Project SHINE: Day 1 – Introductions


Today, I met my ESL instructor and her class for the first time and all I can say is that my first day experience far surpassed my expectations. Over anything else, it has resurfaced all the reasons why I chose to go into the TESOL field.

Half of the students are young, in their 20s and 30s, while the rest of the class look like either working adults or elderly folks. Most of the students looked to be of Asian descent, though I noticed several students who looked to be of Hispanic descent. The teacher allowed me to introduce myself and asked the students to ask me anything they wanted to know about me in English. I was surprised at how active and willing to participate the students were. They showed little hesitation in asking me all sorts of questions, from my own ethnic origins (which many of them could relate to) to whether I was single or not (naturally, this generated a lot of laughter).

I took note at how well the teacher incorporated me into the class, especially because she could not have planned any of the content I said. For example, whenever I used the infinitive form of a verb, such as “every Friday, I have to go to class”, the teacher would point that out, repeat what I said, and have the students repeat it aloud. This was a way to review (infinitive) something they had learned before but through a very natural interaction of them asking questions and me answering them.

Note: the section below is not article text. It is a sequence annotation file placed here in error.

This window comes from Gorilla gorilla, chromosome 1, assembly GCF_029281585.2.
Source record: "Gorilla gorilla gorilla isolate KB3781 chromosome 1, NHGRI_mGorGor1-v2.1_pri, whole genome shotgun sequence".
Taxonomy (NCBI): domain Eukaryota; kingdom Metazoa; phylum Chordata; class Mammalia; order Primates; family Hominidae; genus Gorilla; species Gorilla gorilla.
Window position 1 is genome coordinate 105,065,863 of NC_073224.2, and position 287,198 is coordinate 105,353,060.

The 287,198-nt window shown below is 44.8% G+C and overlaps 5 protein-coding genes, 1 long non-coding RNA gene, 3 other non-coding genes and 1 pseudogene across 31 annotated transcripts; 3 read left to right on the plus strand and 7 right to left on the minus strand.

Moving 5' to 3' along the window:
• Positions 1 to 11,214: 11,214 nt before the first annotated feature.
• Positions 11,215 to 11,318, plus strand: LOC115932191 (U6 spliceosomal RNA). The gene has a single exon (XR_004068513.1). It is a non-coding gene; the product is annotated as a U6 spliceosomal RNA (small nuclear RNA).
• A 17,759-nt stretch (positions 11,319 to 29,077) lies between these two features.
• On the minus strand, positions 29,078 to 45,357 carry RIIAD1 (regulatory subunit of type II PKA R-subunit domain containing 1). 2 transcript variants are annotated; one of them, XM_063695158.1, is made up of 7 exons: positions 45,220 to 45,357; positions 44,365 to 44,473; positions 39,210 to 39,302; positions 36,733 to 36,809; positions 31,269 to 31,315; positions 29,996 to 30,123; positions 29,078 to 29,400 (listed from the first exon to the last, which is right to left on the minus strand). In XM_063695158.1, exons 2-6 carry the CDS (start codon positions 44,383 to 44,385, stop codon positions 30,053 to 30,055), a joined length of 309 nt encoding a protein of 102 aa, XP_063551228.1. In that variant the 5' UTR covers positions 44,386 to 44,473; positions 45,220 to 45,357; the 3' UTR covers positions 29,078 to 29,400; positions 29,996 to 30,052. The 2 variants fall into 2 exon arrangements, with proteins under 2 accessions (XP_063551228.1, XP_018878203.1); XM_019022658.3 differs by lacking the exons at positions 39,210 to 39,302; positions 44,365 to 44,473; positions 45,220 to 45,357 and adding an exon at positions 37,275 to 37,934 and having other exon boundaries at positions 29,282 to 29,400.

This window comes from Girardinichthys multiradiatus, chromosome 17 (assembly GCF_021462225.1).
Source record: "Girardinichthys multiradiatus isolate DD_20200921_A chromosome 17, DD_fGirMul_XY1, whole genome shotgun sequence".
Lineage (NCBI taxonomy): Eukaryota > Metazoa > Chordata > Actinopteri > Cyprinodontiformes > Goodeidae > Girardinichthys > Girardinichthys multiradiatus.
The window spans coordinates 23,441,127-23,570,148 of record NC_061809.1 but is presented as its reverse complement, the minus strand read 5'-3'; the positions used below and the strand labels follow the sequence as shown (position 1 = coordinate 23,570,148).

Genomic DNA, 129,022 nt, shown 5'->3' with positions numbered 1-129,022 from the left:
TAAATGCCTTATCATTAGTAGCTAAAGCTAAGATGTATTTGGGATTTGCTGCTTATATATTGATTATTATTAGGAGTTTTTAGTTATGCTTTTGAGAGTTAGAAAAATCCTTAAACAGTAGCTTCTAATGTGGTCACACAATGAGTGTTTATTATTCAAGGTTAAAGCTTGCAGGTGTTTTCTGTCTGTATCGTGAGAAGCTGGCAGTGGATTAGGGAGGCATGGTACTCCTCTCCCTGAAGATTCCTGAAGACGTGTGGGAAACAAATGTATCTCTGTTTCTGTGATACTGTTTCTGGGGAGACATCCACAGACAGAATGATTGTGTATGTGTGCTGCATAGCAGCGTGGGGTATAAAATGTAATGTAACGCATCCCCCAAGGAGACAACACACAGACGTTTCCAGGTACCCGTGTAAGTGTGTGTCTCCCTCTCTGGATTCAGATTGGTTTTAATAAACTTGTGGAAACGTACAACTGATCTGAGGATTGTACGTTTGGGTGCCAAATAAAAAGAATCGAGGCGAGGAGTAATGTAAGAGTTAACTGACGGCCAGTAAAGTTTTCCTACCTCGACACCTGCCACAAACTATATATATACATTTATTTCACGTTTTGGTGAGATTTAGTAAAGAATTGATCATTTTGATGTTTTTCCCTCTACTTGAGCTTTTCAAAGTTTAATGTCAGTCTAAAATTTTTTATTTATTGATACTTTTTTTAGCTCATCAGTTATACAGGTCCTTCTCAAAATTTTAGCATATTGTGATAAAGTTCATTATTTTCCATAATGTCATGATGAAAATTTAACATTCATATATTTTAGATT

I also took note at how the teacher spoke to the students. While she spoke slower and exaggerated her enunciation, she always spoke in full sentences, rather than speak in mere phrases or broken sentences. To me, this is important not only for the student’s language learning process but also to show a mutual respect between teacher and student, that the teacher expects the students to strive for the best, rather than taking shortcuts and lowering the standards based upon the teacher’s preconceived notions of what students are able to comprehend.

The teacher also passed out a pop quiz, testing them on irregular past tense verbs, and asked for volunteers to write the answers on the board. I noticed that every chance she had, she opened the class up for volunteering and participation. By listening to what the students had to say, I realized that students often know more than you think. For example, one student said “What a pity”, a rather difficult idiom, in response to finding out that I was coming to their class once a week. Another student responded to the teacher’s question of the difference between hearing and listening, which I even had to think about before attempting to articulate it. The student said that hearing has to do with sense (or the senses) and listening has to do with paying attention to something, which brilliantly sums up how we differentiate the two.

I spent a whole hour in front of the class talking about myself and answering their questions. During the entire period, there was not one dull moment. I only regret that in the next several weeks, the teacher has assigned me to step out of the classroom and practice asking and answering questions in English to her classmates.


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